Will Rogers once quipped: “It is not the return on my investment that I am concerned about; it’s the return of my investment.”

In all seriousness though, calculating a rate of return; also known as “return on investment”, or ROI, is useful because it allows investors to compare various investments, regardless of the amount invested in each.  The formula is simple:

ROI = Gain / Cost

For example, an investor deposits $100,000 into an account, and it grows to $110,000:

  • Cost = $100,000
  • Gain = $10,000

Applying the formula:

  • ROI = $10,000 / $100,000, or 10%

That sure seems basic.  But unfortunately, nothing in finance is simple. It turns out that there are different ways to calculate rates of return, depending upon what is being illustrated.  It is vital to understand what type of return you are seeing.  Is the type used appropriate to your situation?  Let’s evaluate various methods to calculate rate of return:

Cumulative return versus Annualized return

Our formula above was missing a key component: A period of time. The cumulative return is 10%, but without a time period, the 10% return is not a rate of return, any more than traveling ten miles is a rate of speed.  To establish a rate of return, a period of time must be specified. The conventional time- period used is one year.  A return that takes place over a one- year time period is known as an annual rate of return, and when a rate of return that takes place over a time frame other than one year is adjusted to a one year time frame, it is known as an annualized rate of return.

Annualized rates of return allow us to determine the rate at which an investment is growing, regardless of the amount invested.  This is a useful tool when comparing investment options.

A rate of return that takes place over a very short time frame may be inappropriate to annualize.  For example, an investment that grows by 10% over a one- month time frame is growing at an annualized rate of 120%!  Although the annualized rate is truly 120%, it is ridiculous to extrapolate the one month return as though it has bearing on a full year’s return.  It would be more descriptive to simply quote a cumulative 10% return over the one month’s time.

Simple Average Return versus Compounded Average Return

Simple average return is calculated by adding up annual returns and dividing by the number of years.  For example, over a three- year period, an investor earns:

Year 1 -40%
Year 2    5%
Year 3 35%


…and thereby obtains an average simple return of 0%.     (-40+5+35)/3 = 0

Compounded average return represents the cumulative effect of a series of gains and losses.  For example, if an investment claims to have produced a 10% compound return over the past three years, this means that at the end of its third year, the funds have grown to a size equal to what it would be if the funds on hand at the beginning of each year had earned exactly 10% by the end of each year.  Using our series of returns over the three- year period as listed above, the effects upon a $100,000 investment are as follows:

Year Beginning Value Percentage gain (loss) Year end value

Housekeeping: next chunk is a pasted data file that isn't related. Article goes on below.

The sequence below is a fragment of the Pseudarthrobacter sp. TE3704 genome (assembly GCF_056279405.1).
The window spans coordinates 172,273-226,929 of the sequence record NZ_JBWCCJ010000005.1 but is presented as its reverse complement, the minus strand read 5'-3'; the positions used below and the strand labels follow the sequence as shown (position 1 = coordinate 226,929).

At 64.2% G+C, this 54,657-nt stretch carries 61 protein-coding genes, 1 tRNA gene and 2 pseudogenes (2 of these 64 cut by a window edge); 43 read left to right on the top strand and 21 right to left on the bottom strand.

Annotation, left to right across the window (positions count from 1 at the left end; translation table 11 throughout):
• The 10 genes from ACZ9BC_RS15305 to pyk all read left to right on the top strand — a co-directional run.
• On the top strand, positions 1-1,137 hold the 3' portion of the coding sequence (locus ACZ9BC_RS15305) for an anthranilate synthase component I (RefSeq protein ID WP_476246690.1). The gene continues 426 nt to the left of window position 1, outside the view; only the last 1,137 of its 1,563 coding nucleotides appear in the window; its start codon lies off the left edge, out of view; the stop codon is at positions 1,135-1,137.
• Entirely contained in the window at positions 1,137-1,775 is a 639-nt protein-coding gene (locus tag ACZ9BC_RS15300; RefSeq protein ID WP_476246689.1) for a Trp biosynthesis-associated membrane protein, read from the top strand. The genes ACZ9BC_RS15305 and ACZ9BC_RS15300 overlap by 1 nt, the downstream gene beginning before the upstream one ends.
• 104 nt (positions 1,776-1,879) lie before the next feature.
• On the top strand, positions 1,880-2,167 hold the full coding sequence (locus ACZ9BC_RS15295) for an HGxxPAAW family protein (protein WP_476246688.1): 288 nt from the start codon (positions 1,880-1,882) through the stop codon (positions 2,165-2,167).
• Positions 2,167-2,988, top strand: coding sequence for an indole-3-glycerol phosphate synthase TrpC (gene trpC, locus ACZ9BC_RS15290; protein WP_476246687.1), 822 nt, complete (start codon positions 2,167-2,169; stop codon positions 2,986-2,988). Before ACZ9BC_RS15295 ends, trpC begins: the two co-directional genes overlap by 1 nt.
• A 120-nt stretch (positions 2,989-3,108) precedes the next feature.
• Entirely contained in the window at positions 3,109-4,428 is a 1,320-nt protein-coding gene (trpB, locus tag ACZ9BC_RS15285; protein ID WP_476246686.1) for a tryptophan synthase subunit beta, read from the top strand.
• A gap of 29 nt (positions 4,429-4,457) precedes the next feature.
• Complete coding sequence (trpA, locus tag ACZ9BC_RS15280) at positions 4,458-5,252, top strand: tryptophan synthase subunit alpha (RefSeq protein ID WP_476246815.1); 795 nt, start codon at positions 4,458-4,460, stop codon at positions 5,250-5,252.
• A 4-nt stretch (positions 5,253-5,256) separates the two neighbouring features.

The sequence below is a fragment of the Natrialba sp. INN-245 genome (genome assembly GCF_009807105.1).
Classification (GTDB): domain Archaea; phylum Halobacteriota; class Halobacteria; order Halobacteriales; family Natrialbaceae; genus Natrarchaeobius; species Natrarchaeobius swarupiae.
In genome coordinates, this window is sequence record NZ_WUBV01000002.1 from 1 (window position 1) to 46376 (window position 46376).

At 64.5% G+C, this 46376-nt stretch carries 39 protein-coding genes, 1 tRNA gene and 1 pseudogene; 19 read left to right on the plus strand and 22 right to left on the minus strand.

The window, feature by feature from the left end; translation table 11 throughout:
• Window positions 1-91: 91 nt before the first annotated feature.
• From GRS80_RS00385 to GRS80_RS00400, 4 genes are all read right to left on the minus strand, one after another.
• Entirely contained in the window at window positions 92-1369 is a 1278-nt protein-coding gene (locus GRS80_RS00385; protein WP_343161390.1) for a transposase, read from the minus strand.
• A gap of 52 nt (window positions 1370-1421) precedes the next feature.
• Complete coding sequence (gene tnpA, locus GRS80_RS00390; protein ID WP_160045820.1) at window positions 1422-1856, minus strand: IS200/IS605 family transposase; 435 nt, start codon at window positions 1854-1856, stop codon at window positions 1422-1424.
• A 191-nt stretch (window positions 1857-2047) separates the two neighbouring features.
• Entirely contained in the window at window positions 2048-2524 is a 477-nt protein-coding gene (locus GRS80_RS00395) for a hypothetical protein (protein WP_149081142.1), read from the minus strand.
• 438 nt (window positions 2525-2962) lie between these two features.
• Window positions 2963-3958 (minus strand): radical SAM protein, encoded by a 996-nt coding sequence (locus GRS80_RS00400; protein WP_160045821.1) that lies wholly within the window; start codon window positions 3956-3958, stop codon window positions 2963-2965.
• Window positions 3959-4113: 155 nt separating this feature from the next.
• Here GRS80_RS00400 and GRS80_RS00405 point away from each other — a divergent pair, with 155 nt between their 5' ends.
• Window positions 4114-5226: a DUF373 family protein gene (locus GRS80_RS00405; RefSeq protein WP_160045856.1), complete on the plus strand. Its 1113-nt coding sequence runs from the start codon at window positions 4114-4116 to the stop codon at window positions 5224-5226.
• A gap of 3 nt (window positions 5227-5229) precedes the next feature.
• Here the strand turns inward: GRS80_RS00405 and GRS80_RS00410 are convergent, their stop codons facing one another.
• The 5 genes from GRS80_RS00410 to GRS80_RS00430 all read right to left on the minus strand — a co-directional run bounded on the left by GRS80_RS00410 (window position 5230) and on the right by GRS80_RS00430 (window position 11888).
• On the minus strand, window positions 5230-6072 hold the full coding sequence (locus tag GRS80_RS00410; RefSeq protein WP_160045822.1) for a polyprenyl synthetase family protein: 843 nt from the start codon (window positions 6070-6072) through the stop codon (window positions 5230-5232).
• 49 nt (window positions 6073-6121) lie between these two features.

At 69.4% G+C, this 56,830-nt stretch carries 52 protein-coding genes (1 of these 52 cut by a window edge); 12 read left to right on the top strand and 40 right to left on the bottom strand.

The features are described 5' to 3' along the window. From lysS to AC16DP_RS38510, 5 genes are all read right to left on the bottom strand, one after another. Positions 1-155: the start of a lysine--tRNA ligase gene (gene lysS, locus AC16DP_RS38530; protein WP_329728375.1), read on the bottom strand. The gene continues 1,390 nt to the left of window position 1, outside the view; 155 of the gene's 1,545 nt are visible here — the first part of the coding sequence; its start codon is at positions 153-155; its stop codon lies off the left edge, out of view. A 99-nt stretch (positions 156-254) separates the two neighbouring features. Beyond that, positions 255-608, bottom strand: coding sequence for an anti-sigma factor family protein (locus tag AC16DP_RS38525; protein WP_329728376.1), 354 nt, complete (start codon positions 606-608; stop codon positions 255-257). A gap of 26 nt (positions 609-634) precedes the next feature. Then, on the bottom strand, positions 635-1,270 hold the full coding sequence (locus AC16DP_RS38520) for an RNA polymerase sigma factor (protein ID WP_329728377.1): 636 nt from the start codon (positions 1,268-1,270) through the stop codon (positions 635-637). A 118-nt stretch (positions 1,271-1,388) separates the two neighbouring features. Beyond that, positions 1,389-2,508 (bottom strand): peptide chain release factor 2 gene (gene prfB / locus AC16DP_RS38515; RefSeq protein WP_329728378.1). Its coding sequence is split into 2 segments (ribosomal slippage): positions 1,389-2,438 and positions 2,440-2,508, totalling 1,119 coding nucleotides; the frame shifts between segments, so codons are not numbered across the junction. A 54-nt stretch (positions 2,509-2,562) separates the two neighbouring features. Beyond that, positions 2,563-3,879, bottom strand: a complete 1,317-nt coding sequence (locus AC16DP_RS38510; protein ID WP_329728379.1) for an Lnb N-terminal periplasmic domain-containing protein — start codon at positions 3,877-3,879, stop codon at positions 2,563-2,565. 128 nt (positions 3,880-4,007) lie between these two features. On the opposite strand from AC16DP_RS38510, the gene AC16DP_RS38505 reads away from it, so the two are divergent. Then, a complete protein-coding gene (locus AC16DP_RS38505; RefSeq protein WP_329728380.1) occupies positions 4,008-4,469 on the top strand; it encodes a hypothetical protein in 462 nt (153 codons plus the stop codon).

1 $100,000 -40% $60,000
2 $60,000 5% $63,000
3 $63,000 35% $85,050

Without getting into the math, the resulting compounded average return is -5.25%, a more useful illustration of the $14,950 actual loss.  The average simple return of 0% is not descriptive.  Note that had the investment earned 0% in each of the three years, the average simple return would still have been 0%, but in that case there would have been no loss.

A more extreme example of the uselessness of average simple returns is the scenario in which an investment loses 50% of its value in year one.  The return required to erase the loss in year two is 100%.  The investment is worth no more than it was at the beginning, yet the average simple return is 25%!

Time Weighted versus Dollar Weighted Return 

The time weighted return is a compounded rate that excludes the effects of cash flows. Time-weighted returns are useful when comparing the performance of investment funds (such as mutual funds) over a set time period.  A typical time-weighted return example calculates the ending value after five years resulting from a $10,000 initial investment, with no additional investments or withdrawals.

Although a time-weighted return can be useful when comparing the returns of one fund to another, they shouldn’t be relied upon when calculating an investor’s personal return, especially if additional deposits or withdrawals have taken place.  For that, a dollar weighted return, also called an Internal Rate of Return (IRR) is appropriate.

Consider a scenario in which an investor deposited $10,000 into a fund exactly five years ago, and made an additional deposit of $50,000 at the beginning of year four.  Assume that the annual rates of return were:

Year 1 -10%
Year 2    2%
Year 3 -25%
Year 4  16%
Year 5  19%

The time- weighted return is a loss: -1%.  However, because of the large deposit in year four, the dollar weighted return (IRR) is a positive 18%.  This large difference results because there was relatively little money invested in the lackluster first three years, and the large $50,000 deposit was invested only during the last two high- return years.  Note that some reports will list time weighted returns, and these often differ from your personal IRR to a large extent.  Time weighted returns are an inappropriate method of communicating rates of return when additional deposits or withdrawals have taken place.

Published Return versus Investor Return

An investment fund will publish the time weighted return.  It is up to individual investors (or their advisors) to calculate the personal dollar weighted return.  However, Morningstar calculates an “Investor return”, which is really a dollar-weighted return, using the aggregate deposits and redemptions of all shareholders of the fund.

The investor return doesn’t have much use for investors as an indicator of their individual performance, because the beginning and ending date of the calculation is done on a monthly, quarterly, and annual basis, which will rarely match the actual dates that an individual investor was invested.  Secondly, the timing and amounts of aggregate deposits and withdrawals will be different than those of an individual investor.

Note that while the dollar weighted returns of individual investors will vary widely from the published return due to deposits and withdrawals, the investor return will not vary significantly unless investors are moving in or out of a fund in aggregate.  Sometimes, aggregate deposits or redemptions are simply a result of systematic cash flows, but often they are a reflection of investors engaged in market-timing.  Typically, investors deposit more into mutual funds after a run up in prices, and they redeem shares after a market drop.  This lowers the investor return.